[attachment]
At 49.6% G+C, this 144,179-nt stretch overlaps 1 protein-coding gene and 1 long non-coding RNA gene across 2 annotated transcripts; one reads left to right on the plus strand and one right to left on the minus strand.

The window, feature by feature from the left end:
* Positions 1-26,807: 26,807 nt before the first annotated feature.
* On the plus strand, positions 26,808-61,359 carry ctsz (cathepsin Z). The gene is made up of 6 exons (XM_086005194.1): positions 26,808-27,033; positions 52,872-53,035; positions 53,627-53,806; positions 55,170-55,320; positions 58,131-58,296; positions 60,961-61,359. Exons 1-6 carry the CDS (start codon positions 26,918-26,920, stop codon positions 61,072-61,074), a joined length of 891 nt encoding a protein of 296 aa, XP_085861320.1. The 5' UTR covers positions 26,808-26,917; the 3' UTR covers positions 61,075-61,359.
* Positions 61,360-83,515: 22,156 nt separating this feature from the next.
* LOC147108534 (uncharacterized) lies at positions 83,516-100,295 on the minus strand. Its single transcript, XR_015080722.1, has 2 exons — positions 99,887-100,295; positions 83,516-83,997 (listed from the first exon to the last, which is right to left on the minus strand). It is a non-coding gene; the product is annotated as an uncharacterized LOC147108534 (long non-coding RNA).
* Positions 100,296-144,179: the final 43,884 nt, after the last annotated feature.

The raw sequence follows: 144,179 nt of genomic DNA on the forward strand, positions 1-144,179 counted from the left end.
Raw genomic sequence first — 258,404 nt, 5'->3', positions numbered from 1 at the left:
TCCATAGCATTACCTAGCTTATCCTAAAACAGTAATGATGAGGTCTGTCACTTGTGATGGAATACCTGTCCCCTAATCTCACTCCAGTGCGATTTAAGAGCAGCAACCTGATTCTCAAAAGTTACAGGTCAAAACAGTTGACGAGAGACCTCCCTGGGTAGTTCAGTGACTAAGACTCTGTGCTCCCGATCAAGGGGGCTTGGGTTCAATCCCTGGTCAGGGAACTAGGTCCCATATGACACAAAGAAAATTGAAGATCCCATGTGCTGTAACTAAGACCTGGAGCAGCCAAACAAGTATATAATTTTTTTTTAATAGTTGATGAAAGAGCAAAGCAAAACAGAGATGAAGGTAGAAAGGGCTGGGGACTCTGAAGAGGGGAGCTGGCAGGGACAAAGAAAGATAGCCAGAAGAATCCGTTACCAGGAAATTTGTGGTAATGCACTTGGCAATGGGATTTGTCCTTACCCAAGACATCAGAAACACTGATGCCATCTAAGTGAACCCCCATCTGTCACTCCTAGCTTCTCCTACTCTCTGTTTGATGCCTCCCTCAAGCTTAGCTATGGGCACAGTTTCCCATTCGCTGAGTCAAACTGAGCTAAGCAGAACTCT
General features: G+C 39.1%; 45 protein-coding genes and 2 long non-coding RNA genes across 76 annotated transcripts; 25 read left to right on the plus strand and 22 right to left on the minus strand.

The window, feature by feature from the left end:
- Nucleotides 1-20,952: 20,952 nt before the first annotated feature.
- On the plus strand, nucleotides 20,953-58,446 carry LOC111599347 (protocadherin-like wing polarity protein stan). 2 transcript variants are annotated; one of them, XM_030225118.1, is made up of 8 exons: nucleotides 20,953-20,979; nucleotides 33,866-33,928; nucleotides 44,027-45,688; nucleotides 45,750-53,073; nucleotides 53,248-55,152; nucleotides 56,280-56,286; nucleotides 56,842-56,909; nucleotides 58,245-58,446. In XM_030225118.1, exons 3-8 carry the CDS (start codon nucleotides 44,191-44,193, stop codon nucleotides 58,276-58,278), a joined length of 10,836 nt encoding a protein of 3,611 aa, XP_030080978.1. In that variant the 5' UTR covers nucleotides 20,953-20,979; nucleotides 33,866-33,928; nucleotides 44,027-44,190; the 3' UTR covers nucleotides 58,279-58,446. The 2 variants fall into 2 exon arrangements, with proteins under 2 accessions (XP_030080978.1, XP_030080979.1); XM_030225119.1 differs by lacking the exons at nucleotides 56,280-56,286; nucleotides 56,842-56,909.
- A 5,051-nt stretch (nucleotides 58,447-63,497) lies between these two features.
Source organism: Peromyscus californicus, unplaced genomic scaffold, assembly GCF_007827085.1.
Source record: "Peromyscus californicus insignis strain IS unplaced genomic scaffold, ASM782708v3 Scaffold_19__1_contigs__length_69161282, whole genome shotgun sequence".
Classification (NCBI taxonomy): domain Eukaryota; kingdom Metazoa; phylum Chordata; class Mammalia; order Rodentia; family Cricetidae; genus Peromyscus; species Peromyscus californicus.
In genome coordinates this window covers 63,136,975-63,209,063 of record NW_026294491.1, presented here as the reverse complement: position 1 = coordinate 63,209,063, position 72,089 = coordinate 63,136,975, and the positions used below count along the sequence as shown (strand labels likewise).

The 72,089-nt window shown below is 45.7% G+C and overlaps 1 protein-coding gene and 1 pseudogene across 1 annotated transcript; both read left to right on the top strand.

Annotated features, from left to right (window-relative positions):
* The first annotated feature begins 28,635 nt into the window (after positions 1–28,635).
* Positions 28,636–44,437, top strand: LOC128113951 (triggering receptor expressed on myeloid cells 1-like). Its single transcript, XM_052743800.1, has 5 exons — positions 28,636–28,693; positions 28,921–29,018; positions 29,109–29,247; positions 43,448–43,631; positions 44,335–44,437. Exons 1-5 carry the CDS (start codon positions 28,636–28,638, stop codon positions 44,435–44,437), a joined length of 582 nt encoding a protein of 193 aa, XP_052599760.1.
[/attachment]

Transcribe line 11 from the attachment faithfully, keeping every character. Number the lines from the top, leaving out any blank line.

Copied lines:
General features: G+C 39.1%; 45 protein-coding genes and 2 long non-coding RNA genes across 76 annotated transcripts; 25 read left to right on the plus strand and 22 right to left on the minus strand.